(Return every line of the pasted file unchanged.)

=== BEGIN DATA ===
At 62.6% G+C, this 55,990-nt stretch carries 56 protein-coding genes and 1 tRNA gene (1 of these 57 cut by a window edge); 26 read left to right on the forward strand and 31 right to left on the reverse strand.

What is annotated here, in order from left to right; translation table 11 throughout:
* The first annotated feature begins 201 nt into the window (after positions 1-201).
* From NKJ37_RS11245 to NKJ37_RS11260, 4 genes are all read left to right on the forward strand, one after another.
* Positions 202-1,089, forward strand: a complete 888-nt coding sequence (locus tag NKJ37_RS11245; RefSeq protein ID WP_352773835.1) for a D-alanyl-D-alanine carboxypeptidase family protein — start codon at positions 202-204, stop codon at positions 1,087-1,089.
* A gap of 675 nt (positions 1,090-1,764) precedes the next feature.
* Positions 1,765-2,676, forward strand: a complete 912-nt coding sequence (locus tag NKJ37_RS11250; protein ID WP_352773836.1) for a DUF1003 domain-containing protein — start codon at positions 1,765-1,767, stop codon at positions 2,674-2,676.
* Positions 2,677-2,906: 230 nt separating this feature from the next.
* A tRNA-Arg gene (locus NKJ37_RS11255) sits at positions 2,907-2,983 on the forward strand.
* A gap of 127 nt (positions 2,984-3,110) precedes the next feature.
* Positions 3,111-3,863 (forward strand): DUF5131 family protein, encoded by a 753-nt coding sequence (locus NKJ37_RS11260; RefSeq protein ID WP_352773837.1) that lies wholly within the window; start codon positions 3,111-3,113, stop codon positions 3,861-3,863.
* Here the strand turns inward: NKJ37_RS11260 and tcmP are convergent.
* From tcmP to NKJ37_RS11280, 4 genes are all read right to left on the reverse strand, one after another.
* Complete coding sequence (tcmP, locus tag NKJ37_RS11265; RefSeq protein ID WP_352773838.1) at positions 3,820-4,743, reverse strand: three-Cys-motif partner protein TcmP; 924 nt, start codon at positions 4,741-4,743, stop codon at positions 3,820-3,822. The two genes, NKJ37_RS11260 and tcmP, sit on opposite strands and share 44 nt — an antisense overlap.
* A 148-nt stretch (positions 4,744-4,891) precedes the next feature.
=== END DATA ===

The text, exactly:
At 62.6% G+C, this 55,990-nt stretch carries 56 protein-coding genes and 1 tRNA gene (1 of these 57 cut by a window edge); 26 read left to right on the forward strand and 31 right to left on the reverse strand.

What is annotated here, in order from left to right; translation table 11 throughout:
* The first annotated feature begins 201 nt into the window (after positions 1-201).
* From NKJ37_RS11245 to NKJ37_RS11260, 4 genes are all read left to right on the forward strand, one after another.
* Positions 202-1,089, forward strand: a complete 888-nt coding sequence (locus tag NKJ37_RS11245; RefSeq protein ID WP_352773835.1) for a D-alanyl-D-alanine carboxypeptidase family protein — start codon at positions 202-204, stop codon at positions 1,087-1,089.
* A gap of 675 nt (positions 1,090-1,764) precedes the next feature.
* Positions 1,765-2,676, forward strand: a complete 912-nt coding sequence (locus tag NKJ37_RS11250; protein ID WP_352773836.1) for a DUF1003 domain-containing protein — start codon at positions 1,765-1,767, stop codon at positions 2,674-2,676.
* Positions 2,677-2,906: 230 nt separating this feature from the next.
* A tRNA-Arg gene (locus NKJ37_RS11255) sits at positions 2,907-2,983 on the forward strand.
* A gap of 127 nt (positions 2,984-3,110) precedes the next feature.
* Positions 3,111-3,863 (forward strand): DUF5131 family protein, encoded by a 753-nt coding sequence (locus NKJ37_RS11260; RefSeq protein ID WP_352773837.1) that lies wholly within the window; start codon positions 3,111-3,113, stop codon positions 3,861-3,863.
* Here the strand turns inward: NKJ37_RS11260 and tcmP are convergent.
* From tcmP to NKJ37_RS11280, 4 genes are all read right to left on the reverse strand, one after another.
* Complete coding sequence (tcmP, locus tag NKJ37_RS11265; RefSeq protein ID WP_352773838.1) at positions 3,820-4,743, reverse strand: three-Cys-motif partner protein TcmP; 924 nt, start codon at positions 4,741-4,743, stop codon at positions 3,820-3,822. The two genes, NKJ37_RS11260 and tcmP, sit on opposite strands and share 44 nt — an antisense overlap.
* A 148-nt stretch (positions 4,744-4,891) precedes the next feature.